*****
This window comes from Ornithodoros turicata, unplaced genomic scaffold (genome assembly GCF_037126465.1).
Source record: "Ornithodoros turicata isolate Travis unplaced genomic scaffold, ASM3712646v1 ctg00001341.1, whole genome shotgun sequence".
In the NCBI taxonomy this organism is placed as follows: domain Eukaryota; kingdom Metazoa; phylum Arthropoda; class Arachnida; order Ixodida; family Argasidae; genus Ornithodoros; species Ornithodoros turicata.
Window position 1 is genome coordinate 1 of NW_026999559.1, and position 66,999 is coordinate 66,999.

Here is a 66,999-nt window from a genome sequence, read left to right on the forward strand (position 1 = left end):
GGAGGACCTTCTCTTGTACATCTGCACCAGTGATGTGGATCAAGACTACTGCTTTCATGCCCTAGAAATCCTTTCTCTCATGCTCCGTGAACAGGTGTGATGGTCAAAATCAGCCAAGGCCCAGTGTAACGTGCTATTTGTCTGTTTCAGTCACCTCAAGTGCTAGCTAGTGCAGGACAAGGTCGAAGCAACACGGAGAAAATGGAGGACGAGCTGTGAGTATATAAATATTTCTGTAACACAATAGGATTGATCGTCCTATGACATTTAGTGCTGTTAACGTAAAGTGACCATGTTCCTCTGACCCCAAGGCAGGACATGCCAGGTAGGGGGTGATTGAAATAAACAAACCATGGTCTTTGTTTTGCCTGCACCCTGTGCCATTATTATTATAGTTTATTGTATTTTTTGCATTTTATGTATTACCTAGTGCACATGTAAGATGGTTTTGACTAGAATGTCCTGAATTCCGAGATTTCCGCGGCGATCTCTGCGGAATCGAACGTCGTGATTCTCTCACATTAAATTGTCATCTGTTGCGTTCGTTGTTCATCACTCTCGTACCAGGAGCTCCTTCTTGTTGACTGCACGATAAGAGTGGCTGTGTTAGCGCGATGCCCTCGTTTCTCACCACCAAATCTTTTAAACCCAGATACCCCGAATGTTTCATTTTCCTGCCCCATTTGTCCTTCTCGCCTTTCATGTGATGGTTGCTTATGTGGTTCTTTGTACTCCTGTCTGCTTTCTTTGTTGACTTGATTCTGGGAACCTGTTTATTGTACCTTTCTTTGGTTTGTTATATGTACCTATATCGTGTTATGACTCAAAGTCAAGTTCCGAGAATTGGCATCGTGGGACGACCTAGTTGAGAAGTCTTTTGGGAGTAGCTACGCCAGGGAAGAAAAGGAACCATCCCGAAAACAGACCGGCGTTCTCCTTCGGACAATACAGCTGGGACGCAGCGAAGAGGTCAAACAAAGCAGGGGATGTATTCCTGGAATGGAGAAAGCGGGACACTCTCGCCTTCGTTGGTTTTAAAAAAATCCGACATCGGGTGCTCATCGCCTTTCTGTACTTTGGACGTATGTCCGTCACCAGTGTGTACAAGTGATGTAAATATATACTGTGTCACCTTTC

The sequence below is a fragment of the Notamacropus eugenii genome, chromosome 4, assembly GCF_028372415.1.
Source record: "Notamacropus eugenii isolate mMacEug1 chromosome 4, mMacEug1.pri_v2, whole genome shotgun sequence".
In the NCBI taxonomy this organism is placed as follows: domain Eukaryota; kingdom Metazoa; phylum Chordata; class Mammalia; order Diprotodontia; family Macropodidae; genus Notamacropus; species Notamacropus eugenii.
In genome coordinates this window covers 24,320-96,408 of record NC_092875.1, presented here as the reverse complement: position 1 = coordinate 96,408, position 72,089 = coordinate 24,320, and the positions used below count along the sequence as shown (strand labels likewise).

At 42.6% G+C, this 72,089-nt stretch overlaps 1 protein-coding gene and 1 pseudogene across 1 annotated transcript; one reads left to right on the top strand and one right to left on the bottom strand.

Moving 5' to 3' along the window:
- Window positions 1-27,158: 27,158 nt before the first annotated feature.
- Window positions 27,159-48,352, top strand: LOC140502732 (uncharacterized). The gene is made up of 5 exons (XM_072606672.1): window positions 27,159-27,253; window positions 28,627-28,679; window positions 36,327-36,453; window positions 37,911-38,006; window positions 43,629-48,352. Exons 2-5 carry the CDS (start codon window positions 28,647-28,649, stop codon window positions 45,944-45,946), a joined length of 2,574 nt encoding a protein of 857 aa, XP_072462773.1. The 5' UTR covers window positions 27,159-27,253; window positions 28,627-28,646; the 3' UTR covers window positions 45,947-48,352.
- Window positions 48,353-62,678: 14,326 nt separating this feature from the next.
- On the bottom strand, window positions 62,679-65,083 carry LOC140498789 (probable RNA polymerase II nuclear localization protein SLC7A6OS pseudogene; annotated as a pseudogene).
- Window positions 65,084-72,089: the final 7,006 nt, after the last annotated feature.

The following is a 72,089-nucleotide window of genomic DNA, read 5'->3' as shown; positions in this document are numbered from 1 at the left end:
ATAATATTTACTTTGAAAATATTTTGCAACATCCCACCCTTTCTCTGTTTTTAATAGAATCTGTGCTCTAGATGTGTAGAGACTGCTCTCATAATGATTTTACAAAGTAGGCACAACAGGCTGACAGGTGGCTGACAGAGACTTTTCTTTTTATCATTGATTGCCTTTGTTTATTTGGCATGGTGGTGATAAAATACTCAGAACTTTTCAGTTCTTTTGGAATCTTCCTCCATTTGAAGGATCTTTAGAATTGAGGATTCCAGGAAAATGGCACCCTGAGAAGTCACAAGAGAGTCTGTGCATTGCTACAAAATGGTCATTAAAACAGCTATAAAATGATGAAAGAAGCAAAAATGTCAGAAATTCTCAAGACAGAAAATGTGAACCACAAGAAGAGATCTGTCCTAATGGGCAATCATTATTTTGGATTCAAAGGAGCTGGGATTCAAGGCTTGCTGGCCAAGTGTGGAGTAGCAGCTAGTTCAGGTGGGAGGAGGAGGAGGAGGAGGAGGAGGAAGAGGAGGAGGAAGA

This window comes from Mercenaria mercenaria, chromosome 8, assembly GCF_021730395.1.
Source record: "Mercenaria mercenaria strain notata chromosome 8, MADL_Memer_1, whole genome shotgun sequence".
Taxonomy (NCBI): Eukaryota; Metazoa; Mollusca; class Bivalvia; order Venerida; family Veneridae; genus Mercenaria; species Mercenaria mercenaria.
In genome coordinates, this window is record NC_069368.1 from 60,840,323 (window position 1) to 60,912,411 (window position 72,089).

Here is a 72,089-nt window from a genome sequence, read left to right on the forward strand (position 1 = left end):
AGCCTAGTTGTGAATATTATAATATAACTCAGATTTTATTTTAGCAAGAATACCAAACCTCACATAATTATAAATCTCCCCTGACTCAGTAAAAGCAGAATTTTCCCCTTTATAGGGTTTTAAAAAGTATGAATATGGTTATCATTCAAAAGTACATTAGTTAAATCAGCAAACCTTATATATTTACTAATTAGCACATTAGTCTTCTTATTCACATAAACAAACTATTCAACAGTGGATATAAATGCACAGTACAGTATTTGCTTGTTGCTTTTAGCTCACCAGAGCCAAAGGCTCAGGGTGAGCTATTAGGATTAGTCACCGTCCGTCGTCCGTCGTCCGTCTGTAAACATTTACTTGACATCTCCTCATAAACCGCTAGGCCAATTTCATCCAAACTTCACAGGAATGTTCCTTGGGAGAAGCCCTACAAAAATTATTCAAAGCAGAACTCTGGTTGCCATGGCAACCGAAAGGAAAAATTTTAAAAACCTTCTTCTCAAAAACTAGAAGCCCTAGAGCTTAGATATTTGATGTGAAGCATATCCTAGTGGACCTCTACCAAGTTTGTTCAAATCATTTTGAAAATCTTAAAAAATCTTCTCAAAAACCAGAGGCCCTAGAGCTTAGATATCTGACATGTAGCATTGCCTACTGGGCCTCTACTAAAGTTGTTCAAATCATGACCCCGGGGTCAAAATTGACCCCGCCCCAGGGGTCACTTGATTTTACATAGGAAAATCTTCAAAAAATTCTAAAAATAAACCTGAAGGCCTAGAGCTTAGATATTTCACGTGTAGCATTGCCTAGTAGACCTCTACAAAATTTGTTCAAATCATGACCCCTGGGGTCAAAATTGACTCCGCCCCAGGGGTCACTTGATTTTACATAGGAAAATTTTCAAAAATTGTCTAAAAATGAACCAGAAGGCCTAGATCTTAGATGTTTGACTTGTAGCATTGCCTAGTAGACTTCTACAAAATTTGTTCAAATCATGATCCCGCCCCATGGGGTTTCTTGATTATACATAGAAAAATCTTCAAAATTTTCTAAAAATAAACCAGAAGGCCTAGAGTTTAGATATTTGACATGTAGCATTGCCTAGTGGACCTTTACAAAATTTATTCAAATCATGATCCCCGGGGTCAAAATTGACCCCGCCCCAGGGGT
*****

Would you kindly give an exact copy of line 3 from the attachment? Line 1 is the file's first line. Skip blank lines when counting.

In the NCBI taxonomy this organism is placed as follows: domain Eukaryota; kingdom Metazoa; phylum Arthropoda; class Arachnida; order Ixodida; family Argasidae; genus Ornithodoros; species Ornithodoros turicata.